**Define**.12. Click on the first observation of the first "random" or within-subjects variable to highlight it.

13. Click on the

**arrow**to move the variable into the**(1,1) row of the Within-Subjects Variables (Variable 1 name, Variable 2 name): box**.14. Click on the second observation of the first "random" or within-subjects variable to highlight it.

15. Click on the

**arrow**to move the variable into the**(1,2) row of the Within-Subjects Variables (Variable 1 name, Variable 2 name): box**.16. Click on the first observation of the second "random" or within-subjects variable to highlight it.

17. Click on the

**arrow**to move the variable into the**(2,1) row of the Within-Subjects Variables (Variable 1 name, Variable 2 name): box**.18. Click on the second observation of the second "random" or within-subjects variable to highlight it.

19. Click on the

**arrow**to move the variable into the**(2,2) row of the Within-Subjects Variables (Variable 1 name, Variable 2 name): box**.20. Click on the

**Plo**button.__t__s21. Click on the first "random" or within-subjects variable to highlight it.

22. Click on the

**arrow**to move the variable into the**box.**__S__eparate Lines:23. Click on the second "random" or within-subjects variable to highlight it.

24. Click on the

**arrow**to move the variable into the**box.**__H__orizontal Axis:25. Click on the

**button.**__A__dd26. Click

**Continue**.27. Click on the

**button.**__O__ptions28. In the

**table, click on the first "random" or within-subjects variable to highlight it.**__F__actor(s) and Factor Interactions:29. Click on the

**arrow**to move the variable into the**Display**box.__M__eans for:30. Repeat Steps 26 and 27 until all of the "random" or within-subjects variables and the interaction are moved into the

**Display Means for:**box.31. Click on the

**C**box to select it.__o__mpare main effects32. In the

**Display**table, click on the**,**__D__escriptive statistics**, and**__E__stimates of effect size**Observed power**boxes to select them.33. Click

**Continue**.34. Click

**OK**.### The steps for interpreting the SPSS output for a random-effects ANOVA

1. Scroll down to the

2. Look at the value for the first "random" or within-subjects variable.

If the

If the

3. Look at the

If the

If the

4. Look at the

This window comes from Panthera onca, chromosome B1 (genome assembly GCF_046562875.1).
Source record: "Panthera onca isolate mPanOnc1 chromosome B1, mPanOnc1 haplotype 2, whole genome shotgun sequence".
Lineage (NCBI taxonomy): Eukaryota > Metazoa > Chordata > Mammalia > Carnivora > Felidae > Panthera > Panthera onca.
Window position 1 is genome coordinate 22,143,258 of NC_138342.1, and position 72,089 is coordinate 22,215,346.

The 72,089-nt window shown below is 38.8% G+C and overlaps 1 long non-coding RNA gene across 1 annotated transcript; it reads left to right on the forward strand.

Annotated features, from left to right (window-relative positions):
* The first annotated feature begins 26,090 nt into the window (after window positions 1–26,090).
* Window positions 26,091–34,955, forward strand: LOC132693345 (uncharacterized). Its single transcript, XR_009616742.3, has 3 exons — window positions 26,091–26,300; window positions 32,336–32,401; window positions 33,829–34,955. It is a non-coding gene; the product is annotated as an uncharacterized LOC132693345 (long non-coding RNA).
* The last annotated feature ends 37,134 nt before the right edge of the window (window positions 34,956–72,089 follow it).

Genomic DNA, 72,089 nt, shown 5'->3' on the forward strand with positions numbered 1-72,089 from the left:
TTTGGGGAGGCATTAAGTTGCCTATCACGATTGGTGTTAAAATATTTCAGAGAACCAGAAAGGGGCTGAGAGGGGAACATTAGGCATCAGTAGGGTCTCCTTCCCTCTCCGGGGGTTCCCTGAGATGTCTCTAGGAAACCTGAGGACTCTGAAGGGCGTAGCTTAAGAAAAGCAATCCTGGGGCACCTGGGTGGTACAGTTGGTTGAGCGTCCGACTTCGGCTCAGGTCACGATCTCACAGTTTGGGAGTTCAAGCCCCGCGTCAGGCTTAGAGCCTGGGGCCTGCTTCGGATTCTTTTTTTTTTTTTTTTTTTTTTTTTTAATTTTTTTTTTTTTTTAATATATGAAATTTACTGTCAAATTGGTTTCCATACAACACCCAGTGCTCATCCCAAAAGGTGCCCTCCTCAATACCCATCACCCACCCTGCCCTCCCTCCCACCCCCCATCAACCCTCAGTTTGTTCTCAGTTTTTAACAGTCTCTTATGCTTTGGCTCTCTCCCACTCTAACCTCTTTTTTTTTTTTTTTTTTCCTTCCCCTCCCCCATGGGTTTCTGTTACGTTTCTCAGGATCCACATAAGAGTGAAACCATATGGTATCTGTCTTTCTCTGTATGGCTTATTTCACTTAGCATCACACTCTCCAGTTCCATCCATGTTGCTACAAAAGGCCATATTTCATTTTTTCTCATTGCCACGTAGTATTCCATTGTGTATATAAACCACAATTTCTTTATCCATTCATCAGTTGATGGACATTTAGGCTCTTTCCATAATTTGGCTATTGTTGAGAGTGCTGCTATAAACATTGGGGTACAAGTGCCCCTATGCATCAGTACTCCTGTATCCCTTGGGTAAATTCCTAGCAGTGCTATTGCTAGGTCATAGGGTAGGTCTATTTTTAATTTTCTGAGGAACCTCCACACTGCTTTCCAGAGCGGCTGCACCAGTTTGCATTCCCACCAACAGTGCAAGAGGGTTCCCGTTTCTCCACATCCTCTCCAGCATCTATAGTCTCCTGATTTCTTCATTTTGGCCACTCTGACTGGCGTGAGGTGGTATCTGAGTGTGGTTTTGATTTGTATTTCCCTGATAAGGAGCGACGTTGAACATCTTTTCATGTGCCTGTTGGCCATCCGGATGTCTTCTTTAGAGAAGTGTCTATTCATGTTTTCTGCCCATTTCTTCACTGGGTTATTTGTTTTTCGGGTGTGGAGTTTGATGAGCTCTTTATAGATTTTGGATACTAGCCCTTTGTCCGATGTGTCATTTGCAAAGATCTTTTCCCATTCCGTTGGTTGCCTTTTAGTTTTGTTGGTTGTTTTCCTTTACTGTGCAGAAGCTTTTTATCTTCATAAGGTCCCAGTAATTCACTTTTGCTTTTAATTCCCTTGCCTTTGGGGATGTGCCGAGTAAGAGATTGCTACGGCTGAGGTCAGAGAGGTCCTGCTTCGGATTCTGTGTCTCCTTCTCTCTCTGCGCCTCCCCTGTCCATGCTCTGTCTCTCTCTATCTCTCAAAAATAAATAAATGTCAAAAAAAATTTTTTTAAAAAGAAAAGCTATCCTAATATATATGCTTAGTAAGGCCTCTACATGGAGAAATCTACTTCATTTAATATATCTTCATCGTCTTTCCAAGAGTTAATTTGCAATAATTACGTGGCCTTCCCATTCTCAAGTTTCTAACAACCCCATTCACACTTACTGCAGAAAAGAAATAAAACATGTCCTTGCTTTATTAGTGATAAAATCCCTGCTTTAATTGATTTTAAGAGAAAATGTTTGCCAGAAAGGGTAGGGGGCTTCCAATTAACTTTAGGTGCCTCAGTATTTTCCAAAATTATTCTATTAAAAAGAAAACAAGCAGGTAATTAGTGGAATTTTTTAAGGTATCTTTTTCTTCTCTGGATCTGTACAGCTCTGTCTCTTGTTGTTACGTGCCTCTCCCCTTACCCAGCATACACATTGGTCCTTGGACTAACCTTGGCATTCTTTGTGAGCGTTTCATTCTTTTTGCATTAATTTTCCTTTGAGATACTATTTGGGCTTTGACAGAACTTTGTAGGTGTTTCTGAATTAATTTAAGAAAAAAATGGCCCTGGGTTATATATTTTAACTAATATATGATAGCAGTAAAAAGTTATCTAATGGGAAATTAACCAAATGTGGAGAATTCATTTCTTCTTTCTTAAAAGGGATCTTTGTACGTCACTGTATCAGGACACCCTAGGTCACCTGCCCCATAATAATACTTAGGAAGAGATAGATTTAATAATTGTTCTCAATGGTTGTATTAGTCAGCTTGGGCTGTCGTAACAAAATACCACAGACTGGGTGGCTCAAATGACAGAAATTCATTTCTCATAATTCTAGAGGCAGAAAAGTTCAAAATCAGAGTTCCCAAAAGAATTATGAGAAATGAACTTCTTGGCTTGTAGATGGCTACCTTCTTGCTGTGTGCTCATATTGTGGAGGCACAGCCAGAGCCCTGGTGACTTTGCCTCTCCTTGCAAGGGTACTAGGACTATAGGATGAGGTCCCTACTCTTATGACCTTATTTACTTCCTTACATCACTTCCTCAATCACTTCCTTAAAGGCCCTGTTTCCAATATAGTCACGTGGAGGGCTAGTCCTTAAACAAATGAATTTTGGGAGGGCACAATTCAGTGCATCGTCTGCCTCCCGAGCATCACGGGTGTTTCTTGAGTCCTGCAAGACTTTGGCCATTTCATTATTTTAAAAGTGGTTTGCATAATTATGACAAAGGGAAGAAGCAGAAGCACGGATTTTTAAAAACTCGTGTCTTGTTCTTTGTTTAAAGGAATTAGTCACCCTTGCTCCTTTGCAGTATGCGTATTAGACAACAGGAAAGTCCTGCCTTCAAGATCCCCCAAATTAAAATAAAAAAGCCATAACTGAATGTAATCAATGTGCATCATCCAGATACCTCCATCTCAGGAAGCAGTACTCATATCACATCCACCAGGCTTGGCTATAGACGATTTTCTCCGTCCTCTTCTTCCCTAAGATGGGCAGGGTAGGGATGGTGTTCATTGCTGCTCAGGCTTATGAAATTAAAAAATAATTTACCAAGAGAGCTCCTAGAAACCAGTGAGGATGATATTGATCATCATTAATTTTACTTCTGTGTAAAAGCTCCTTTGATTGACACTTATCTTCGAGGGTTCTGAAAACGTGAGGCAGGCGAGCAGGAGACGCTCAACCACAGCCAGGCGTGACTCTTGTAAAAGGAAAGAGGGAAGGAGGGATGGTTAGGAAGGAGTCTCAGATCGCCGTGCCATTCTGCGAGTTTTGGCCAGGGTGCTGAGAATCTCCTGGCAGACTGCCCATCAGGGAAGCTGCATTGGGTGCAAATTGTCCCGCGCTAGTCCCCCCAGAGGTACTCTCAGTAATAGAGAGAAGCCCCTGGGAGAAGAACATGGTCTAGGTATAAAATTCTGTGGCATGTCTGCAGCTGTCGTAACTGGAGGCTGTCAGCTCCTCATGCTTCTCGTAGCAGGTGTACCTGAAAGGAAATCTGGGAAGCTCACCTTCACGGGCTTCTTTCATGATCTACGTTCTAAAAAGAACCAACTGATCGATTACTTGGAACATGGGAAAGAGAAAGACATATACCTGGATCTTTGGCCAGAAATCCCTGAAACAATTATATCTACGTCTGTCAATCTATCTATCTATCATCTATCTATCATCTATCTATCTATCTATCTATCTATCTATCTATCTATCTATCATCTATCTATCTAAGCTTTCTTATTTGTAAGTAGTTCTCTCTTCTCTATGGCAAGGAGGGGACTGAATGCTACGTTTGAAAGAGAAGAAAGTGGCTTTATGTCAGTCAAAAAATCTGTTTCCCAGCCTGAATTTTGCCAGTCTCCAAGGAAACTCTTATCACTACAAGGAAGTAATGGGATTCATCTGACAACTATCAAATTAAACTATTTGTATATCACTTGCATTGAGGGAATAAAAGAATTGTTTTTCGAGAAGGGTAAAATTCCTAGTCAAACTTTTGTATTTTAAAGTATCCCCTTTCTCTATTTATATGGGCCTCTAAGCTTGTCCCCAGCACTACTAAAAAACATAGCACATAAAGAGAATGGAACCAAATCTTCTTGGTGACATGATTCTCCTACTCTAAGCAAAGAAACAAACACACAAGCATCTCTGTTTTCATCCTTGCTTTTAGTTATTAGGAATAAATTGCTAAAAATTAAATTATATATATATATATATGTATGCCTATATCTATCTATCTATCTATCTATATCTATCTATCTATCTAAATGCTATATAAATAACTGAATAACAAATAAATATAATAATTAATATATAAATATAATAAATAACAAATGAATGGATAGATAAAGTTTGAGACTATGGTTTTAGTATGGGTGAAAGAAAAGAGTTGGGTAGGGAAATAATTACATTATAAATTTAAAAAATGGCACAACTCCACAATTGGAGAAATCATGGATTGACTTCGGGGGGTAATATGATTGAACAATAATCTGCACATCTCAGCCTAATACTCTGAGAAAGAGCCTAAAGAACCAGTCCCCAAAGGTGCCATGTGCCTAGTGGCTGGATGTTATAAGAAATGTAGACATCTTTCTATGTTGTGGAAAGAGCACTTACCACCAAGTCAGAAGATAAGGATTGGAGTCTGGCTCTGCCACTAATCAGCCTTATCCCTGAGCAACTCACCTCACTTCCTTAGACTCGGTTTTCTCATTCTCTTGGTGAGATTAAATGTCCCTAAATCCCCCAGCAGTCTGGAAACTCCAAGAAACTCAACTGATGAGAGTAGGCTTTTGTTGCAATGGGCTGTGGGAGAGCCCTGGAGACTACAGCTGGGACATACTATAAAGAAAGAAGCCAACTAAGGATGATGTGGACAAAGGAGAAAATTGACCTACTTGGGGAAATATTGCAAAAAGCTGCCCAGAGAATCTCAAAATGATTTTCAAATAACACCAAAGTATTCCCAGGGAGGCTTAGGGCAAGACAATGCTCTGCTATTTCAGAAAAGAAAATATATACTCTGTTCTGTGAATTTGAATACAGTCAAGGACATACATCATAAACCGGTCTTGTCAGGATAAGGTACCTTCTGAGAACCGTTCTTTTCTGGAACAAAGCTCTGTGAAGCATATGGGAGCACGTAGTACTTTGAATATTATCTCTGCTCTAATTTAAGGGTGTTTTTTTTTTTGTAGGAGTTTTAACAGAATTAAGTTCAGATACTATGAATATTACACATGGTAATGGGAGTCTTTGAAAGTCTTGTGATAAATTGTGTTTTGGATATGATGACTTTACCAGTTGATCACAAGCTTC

If the

If the

5. If researchers have a significant main or interaction effect, scroll down to the

6. For each "random" level or within-subjects variable, look in the

7. For each "random" level or within-subjects variable, look in the

If the

If the

8. Scroll down to the table with the

9. These are the

10. The graph provides a visual aid at understanding the main and interaction effects.

**Tests of Within-Subjects Effects**table and look in the**Sig.**column. These are the*p*-values that are interpreted. Interpret the**Greenhouse-Geisser**corrected value.2. Look at the value for the first "random" or within-subjects variable.

If the

*p*-value is**LESS THAN .05**, then researchers have evidence of a statistically significant change across time or within-subjects for that variable.If the

*p*-value is**MORE THAN .05**, then researchers do**NOT**have evidence of a statistically significant change across time or within-subjects.3. Look at the

*p*-value for the second "random" or within-subjects variable.If the

*p*-value is**LESS THAN .05**, then researchers have evidence of a statistically significant change across time or within-subjects for that variable.If the

*p*-value is**MORE THAN .05**, then researchers do**NOT**have evidence of a statistically significant change across time or within-subjects for that variable.4. Look at the

*p*-value for the**first*second**"random" effects interaction.If the

*p*-value is**LESS THAN .05**, then researchers have evidence of a statistically significant change across time or within-subjects for the interaction.If the

*p*-value is**MORE THAN .05**, then researchers do**NOT**have evidence of a statistically significant change across time or within-subjects for the interaction.5. If researchers have a significant main or interaction effect, scroll down to the

**Estimated Marginal Means**section of the output.6. For each "random" level or within-subjects variable, look in the

**Estimates**table for the means and standard errors for each observation.7. For each "random" level or within-subjects variable, look in the

**Pairwise Comparisons**table under the**Sig.**column. These are the*p*-values associated with the post hoc comparisons.If the

*p*-value is**LESS THAN .05**, then researchers have evidence of a statistically significant change across time or within-subjects for that variable.If the

*p*-value is**MORE THAN .05**, then researchers do**NOT**have evidence of a statistically significant change across time or within-subjects for that variable.8. Scroll down to the table with the

**first*second**"random" variables names as the title.9. These are the

**marginal means and standard deviations**for each level of the interaction between the "random" variables.10. The graph provides a visual aid at understanding the main and interaction effects.

Click on the

**Download Database**and**Download Data Dictionary**buttons for a configured database and data dictionary for random-effects ANOVA.**Click on the****Validation of Statistical Findings**button to learn more about bootstrap, split-group, and jack-knife validation methods.## Hire A Statistician